The 37-year-old Bryant, who finished with 19 points, said his body felt “horrible.”
“Just trying to get loose, man,” he added. “The last two games have been like that. Starting out, just being completely locked up, and as the game goes on, I kind of loosen up a little bit more; but the last two games at the start have been pretty tough. I got to make a little adjustment between now and [Wednesday’s] game in Cleveland and try to start the games a little looser.”
Speaking of such changes, Bryant said he needs more treatment and stretching.
Lakers coach Byron Scott said he was fine with Bryant’s shot selection late, even though several shots were deep 3-pointers when Bryant was well-guarded.
“He hit three big ones for us, so I wasn’t going to go away from him then,” Scott said.
Scott also said of Bryant’s shooting, “Sometimes you live and die with it, and I’m willing to do that with him.”
Pacers coach Frank Vogel praised Bryant, calling him “great” and “one of the best ever.”
‘I’m not unhappy that’s the last time I face Kobe,” Vogel said.
The game was sealed when George made a driving layup on Bryant and was fouled. George, a Southern California native who grew up watching Bryant, made the free throw, giving the Pacers the edge for good.
“For me to finish the game off with a layup and a drive with him guarding, this one was an epic finish, a special finish,” George said.
The loss dropped the Lakers to 11-43.
In his final game in Indiana, Bryant largely reflected on his first NBA Finals, which came against the Pacers in 2000. The Lakers would win the series four games to two, giving Bryant the first of his five championships.
“I was excited, extremely excited,” Bryant said of that series. “It’s different. Like if I compare it to our last championship [in 2010] against the Celtics, the mentality was much different because I had won four [titles], so it’s like, ‘OK, we can’t lose this one.’ Whereas the first one was, ‘I can’t wait to win this one.’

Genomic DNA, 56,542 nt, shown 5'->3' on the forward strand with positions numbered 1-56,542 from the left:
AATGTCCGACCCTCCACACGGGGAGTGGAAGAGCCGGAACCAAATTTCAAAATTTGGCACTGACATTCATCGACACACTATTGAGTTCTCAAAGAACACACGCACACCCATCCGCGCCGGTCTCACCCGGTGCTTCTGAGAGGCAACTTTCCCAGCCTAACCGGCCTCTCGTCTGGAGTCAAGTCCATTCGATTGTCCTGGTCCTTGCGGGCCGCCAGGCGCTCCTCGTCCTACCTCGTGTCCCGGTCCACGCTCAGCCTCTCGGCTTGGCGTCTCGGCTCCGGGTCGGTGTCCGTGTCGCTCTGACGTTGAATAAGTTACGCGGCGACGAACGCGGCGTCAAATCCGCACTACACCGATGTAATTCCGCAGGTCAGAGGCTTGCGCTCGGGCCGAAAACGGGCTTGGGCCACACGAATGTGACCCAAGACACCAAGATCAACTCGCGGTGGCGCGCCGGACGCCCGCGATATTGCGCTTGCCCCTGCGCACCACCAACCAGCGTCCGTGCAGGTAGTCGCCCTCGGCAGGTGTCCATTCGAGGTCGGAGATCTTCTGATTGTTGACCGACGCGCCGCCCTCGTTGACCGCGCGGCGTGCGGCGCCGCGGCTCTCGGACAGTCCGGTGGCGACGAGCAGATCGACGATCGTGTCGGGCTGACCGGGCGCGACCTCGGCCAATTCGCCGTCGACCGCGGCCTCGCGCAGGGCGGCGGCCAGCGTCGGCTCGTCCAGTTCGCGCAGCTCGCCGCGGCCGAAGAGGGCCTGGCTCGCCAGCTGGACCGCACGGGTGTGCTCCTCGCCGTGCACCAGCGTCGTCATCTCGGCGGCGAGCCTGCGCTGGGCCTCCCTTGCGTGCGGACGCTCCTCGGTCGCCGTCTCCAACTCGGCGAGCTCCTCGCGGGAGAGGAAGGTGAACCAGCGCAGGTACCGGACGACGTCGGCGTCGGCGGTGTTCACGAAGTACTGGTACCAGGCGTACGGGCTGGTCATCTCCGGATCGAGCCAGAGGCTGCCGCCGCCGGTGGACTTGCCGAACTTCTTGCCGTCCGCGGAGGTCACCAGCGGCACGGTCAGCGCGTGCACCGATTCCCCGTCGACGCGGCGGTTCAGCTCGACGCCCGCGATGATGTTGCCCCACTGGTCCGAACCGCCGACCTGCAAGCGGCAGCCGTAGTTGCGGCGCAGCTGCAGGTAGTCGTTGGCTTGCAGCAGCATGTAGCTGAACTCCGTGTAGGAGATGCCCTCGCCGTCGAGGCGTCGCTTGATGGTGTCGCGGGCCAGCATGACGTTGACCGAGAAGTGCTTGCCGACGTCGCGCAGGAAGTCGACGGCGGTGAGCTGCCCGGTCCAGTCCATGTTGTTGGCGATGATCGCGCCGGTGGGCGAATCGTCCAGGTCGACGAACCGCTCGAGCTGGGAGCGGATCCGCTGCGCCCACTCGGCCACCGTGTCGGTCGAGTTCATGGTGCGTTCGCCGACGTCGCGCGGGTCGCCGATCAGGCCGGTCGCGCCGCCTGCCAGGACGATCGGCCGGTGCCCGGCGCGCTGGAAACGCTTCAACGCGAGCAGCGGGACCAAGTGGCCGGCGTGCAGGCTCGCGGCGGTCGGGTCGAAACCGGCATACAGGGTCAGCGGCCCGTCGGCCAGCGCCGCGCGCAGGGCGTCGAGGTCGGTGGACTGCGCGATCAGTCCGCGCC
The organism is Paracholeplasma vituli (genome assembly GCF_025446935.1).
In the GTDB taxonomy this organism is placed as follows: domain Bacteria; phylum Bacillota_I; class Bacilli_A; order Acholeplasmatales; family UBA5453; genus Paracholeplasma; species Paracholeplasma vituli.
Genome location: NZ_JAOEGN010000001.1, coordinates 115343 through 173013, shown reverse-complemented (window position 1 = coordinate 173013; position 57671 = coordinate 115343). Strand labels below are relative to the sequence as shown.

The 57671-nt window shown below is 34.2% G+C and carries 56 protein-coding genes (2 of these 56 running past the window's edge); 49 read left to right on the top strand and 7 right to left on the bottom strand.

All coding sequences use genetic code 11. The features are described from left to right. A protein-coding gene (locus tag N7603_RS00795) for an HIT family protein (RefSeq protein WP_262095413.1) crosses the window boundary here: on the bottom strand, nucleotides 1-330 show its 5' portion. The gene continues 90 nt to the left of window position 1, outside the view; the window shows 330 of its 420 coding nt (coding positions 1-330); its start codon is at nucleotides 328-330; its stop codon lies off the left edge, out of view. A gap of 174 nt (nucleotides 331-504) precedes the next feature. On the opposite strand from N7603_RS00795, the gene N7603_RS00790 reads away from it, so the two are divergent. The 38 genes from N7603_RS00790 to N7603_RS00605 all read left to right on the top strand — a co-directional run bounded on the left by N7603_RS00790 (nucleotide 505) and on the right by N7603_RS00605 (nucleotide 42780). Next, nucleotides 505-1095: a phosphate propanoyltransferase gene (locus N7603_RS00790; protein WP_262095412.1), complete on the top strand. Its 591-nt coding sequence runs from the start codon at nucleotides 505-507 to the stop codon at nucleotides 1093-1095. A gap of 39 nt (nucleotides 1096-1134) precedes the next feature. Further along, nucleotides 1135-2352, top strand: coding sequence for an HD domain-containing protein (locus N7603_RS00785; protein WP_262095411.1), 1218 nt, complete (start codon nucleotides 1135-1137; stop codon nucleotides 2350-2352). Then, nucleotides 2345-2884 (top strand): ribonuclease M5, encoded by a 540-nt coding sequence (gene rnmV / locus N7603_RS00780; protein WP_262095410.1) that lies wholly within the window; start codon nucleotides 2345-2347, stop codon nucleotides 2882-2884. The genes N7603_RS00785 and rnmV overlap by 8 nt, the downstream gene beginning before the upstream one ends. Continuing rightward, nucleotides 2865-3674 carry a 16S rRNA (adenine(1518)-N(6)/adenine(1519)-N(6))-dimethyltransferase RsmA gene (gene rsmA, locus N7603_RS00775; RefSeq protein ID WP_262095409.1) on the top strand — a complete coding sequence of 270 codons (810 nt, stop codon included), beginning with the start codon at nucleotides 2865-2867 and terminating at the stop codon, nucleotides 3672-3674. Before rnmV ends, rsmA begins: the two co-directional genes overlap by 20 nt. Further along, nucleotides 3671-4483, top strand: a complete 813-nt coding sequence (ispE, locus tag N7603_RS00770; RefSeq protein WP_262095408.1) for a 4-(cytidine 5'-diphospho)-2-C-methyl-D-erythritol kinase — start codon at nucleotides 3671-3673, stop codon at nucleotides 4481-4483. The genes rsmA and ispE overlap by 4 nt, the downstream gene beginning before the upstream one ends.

“When it’s the first time around, you kind of have this young ignorance of just going out there and playing, and losing wasn’t even a thought that even crossed my mind. It was like, 'I’m just going out there and going to work,' whereas in the later stages of your career, you become more conscious of the opportunity of failure.”
Walking back into the locker room brought back memories too.
“I had a different seat in the locker room today than when we came here in the Finals, but I was kind of looking over where I was sitting, and I remember getting ready and all the treatment on the [sprained] ankle and remembering all the energy in the building and getting ready to run out for this Finals matchup. It all just kind of came back to me and remembering that this was the start of the run.”
Bryant also praised Pacers fans.
“When I played here, these fans were always very tough,” he said. “From what I can tell, watching college basketball on TV, it’s as close to college basketball as you can get with the sections that they have and the chanting and things like that. They’ve always been pretty tough on me here. Tonight at the end to get a thank-you chant from them, it was very special.”
Bryant walked off the court to chants and a standing ovation, as he has in virtually every arena this season, his 20th and final season in the league.